Wednesday 1 February 2012

Three Post Day

I am trying to catch up on my book reviews so will get on and do this so I can go back to knitting. A Short History of Tractors in Ukrainian by Marina Lewycka has also been part of the Orange January Challenge, it having been on the shortlist in 2005 (and was also long-listed for the Booker) (that's a good way to spend an hour or two, checking back over old book review posts to see if they are on any of the various prize lists and labelling them accordingly).

I know nothing about the Ukraine specifically but am guessing that the experience of being part of an immigrant community is commonly a mixture of integration and continuing to identify with their former homeland. The book is written from the point of view of Nadezhada, who's parents arrived in Britain after the war, and while partly the story is about the experience of being an immigrant it is also dealing with universal truths about family relationships. Nadezhada and her sister Vera are not speaking after a dispute over their mother's will but they are thrown back together by a family crisis. Their father plans to remarry, to a voluptuous young Ukrainian woman called Valentina. They are convinced he is being taken advantage of and become determined to put a stop to the whole thing. And so ensues a complex wrangle that leads the participants through a maze of heated emotions and fierce confrontation. Threaded through the modern day drama is the story of her parent's backgrounds, how they came to be together and their sometimes life threatening wartime experience, and her father's preoccupation with tractors and the book he is writing.

What I liked particularly was getting a very strong sense of their cultural identity, and how their experience of being incomers, and their wartime privations, continued to affect everything about how they lived. The reader gets an understanding of a whole different set of assumptions and priorities. This is a description of her grandparent's wedding:

"The Ocheretko men strode into the church in their riding-boots, embroidered shirts and outlandish baggy trousers. The women wore wide swinging skirts and boots with little heels and coloured ribbons in their hair. They stood together in a fierce bunch at the back of the church and left abruptly at the end without tipping the priest.
The Blazhkos looked down on the groom's family, whom they thought uncouth, little more than brigands, who drank too much and never combed their hair. The Ocheretkos thought the Blazhkos were prissy urbanites and traitors to the land. Sonia and Mitrofan didn't care what their parents thought. They had already consummated their love, and its fruit was on her way." (p.63)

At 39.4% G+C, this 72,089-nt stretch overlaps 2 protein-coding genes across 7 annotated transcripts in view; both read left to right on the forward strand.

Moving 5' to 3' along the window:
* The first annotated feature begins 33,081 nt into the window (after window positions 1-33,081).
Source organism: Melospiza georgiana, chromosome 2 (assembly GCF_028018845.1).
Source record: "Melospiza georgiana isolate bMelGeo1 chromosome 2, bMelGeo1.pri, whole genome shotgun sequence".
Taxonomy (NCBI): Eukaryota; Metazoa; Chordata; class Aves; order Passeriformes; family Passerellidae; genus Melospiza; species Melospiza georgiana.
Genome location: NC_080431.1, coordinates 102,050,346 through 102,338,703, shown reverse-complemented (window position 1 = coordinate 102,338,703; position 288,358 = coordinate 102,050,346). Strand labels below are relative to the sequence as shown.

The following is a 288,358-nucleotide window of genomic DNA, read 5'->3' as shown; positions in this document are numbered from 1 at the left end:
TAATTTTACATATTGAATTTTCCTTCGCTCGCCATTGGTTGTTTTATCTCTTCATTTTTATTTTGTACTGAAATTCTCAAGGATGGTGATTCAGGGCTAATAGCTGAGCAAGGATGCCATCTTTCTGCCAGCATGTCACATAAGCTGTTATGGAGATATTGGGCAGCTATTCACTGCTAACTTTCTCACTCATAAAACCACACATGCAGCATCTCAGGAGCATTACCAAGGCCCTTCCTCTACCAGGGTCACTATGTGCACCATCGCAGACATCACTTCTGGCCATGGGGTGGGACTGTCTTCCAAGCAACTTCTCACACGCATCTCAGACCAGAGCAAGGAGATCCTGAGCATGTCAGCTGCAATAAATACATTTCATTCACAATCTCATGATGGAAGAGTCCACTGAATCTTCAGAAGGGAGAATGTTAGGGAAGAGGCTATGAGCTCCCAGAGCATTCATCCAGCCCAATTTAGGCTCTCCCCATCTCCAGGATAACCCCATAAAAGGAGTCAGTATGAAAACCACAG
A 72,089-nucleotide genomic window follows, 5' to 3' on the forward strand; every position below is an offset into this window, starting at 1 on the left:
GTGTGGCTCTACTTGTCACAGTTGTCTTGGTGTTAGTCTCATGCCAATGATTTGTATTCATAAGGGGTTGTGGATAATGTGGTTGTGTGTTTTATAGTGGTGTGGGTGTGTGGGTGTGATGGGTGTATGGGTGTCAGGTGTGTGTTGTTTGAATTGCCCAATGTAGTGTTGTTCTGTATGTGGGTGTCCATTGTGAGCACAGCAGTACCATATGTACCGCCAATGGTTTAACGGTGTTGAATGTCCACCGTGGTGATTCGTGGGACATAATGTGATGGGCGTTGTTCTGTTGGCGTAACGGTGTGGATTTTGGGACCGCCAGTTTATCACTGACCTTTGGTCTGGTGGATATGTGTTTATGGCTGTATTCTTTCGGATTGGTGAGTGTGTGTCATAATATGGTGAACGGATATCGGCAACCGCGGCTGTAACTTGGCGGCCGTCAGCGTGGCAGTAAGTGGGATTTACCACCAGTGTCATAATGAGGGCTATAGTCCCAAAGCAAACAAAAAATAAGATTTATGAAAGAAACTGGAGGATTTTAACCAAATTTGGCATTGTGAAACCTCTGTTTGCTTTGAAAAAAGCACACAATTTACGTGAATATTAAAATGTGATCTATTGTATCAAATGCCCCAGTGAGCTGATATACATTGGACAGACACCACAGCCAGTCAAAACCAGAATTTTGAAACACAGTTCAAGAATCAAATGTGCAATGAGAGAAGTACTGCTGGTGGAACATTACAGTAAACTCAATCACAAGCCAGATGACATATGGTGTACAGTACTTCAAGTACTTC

There is a strong eclectic cast of characters, who all have an opinion about what other people should be doing, except maybe the enigmatic Mike (Nadezhada's husband), who just listens while Nikolai talks about tractors. The two women have such a contrast of experience, Vera having been a war child and Nadezhada being a post-war baby. The story is very fast paced, lurching from one crisis to another, the two sisters lurching between cooperating in the face of a shared enemy and returning to their lifelong animosity. There is a certain element of what feels like self-parody, and the lengths to which Valentina goes to try and get what she wants borders on the farcical. There is a lot of rushing backwards and forwards, and shouting and threatening. The one thing I might have like would be to have more points of view, so that you could get an idea of her motivation. All we have is the two sisters discussing her, and ascribing their own understanding onto the events; is she really as unfeeling and mercenary as they think. In contrast to the previous book Valentina crashes through their family causing all sorts of disruption and you feel at the end as if she has had a long lasting impact on them. I confess I did not read the bits of the tractor book that Nikolai is writing, I get the impression maybe I missed some political depth to the story. While I quite enjoyed the book I found myself irritated by the people and their inconsistent behaviour and inability to deal with the threat of Valentina. Many reviews described the book as very funny, but I did not read it like that at all. There are bits that are quite harrowing and there is quite a strong sense of the ongoing impact of history. I certainly felt that I learned a lot from the book but it's strength is very much in the interplay of the vital characters; it is one crazy story and you can't help but empathise with poor Nikolai and hope that all those people stop interfering in his life.

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